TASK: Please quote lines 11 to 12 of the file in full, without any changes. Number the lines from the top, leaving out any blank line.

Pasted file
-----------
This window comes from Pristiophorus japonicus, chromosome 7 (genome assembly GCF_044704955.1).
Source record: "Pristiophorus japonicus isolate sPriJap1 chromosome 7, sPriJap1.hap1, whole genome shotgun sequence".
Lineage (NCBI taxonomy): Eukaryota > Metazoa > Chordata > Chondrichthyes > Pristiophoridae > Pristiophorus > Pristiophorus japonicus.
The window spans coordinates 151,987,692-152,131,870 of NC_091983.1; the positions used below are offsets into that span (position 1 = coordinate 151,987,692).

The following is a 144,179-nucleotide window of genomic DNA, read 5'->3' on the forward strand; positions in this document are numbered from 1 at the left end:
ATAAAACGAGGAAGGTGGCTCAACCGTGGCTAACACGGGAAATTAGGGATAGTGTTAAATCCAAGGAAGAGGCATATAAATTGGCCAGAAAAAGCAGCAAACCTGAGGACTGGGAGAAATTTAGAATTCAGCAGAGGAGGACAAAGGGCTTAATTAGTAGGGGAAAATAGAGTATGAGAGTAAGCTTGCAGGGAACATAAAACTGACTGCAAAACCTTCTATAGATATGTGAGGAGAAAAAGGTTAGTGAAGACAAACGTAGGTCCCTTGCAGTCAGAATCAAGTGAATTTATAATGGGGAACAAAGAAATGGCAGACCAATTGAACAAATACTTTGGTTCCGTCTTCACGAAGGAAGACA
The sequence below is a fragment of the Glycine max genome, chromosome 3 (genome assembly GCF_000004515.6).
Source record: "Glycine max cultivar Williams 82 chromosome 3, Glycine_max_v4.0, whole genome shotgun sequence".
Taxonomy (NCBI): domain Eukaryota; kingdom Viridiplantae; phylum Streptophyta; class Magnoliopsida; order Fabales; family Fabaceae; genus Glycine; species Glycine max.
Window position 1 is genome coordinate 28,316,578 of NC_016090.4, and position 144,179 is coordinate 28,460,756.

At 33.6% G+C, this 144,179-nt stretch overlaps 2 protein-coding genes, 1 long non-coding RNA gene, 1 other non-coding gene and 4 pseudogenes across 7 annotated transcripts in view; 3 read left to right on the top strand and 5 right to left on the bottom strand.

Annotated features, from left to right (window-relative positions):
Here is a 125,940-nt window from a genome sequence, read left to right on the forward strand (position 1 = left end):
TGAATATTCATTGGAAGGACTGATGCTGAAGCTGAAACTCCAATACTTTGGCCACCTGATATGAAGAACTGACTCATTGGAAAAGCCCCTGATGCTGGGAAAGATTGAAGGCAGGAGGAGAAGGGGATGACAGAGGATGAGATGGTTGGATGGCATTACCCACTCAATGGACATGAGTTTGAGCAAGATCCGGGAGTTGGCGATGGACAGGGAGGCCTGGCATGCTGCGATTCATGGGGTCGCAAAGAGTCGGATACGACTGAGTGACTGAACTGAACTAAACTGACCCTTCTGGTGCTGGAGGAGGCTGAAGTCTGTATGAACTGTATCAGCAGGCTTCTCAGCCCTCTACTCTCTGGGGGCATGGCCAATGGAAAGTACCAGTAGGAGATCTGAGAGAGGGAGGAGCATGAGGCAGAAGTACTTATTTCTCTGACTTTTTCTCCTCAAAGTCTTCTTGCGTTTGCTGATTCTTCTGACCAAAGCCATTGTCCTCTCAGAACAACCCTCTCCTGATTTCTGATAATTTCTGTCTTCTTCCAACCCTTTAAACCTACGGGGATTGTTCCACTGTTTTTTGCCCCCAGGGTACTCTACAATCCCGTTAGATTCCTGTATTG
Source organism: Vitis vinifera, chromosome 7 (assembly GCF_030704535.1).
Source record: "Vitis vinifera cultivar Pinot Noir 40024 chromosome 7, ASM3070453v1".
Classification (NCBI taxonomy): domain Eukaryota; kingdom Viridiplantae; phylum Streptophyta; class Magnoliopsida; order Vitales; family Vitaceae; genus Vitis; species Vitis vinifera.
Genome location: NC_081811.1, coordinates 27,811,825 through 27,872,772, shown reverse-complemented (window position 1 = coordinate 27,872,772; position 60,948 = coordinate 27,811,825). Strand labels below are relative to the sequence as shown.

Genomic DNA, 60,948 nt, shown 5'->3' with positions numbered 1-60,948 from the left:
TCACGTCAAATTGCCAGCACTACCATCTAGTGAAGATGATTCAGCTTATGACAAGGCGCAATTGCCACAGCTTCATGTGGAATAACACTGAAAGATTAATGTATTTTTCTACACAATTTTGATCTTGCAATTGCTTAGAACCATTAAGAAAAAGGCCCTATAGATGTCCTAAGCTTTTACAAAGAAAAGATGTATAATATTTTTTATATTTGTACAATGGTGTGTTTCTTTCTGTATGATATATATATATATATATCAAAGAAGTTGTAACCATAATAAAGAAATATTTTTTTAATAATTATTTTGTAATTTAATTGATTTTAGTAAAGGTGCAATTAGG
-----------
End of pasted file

At 33.6% G+C, this 144,179-nt stretch overlaps 2 protein-coding genes, 1 long non-coding RNA gene, 1 other non-coding gene and 4 pseudogenes across 7 annotated transcripts in view; 3 read left to right on the top strand and 5 right to left on the bottom strand.

Annotated features, from left to right (window-relative positions):